Honestly, I’ve said worse.

Or I might just give you a creepy smile until you walk away. *cackle*

I know it’s not nice, but it’s also not nice to ask the question, and here’s why.

Many, many people still assume incorrectly that being a witch involves any or all of the following stereotypes:

1. Wearing nothing but black. On any given day of the year I wear lucky Halloween socks and black yoga pants, does that count?

2. Worshipping the devil. Holy crime shows! Step away from your TV remote! NOT TRUE. Witches share core beliefs yet are varied, similar to the sects of Christianity—Catholic, Baptist, Lutheran, etc—but I’ve never met any who believe in the Christian devil. NO SUCH THING among witches.

3. Casting evil spells or curses on their enemies. Most witches believe in the law of three, meaning if you choose to do negative things, your negativity will return to you multiplied by three. Just like holding a grudge toward someone—the one who loses the most in the end is you, and often the other person is completely oblivious to your misery. So that would be NO.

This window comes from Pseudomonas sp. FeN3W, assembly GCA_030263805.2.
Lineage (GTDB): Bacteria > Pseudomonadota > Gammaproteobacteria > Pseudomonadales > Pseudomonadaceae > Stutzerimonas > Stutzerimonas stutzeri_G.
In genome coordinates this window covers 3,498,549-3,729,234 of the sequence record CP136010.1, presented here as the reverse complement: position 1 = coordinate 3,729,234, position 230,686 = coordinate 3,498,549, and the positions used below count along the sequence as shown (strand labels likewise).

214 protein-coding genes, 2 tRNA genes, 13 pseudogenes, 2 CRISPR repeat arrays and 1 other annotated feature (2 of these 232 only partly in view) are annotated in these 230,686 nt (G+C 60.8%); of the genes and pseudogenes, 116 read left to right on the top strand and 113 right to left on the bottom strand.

4. Making people do things against their will (like fall in love or have sex). Um, trying to make someone do anything against their will is wrong—especially when it comes to sex—so that would be under the categories of NOPE, NO WAY, and YIKES. See also number 3.

5. Performing creepy blood sacrifices. Seriously, put down the TV remote. NOT. TRUE. Given the horrific historical persecution of witchcraft, do you really think witches would commit violence in their spiritual practice? Think about that for just a second… then revisit number 3. Witches are often the kindest caregivers you’ll meet. For generations, witches have helped the most vulnerable in society: domestic violence shelters, soup kitchens, suicide hotlines, animal rescues, and hospice care—just to name a few.

6. Stirring cauldrons, green skin, and pointy hats. If you count a slow cooker as a cauldron and a green thumb from herb gardening, then yes. Pointy hats are worn only as part of a costume for Halloween or a Harry Potter themed party.

Most often people ask if I’m a witch because they’re deciding if they trust me or my sanity, as a result of the above list of preconceived ideas. I’m willing to concede that it might be possible that occasionally it’s just out of pure curiosity.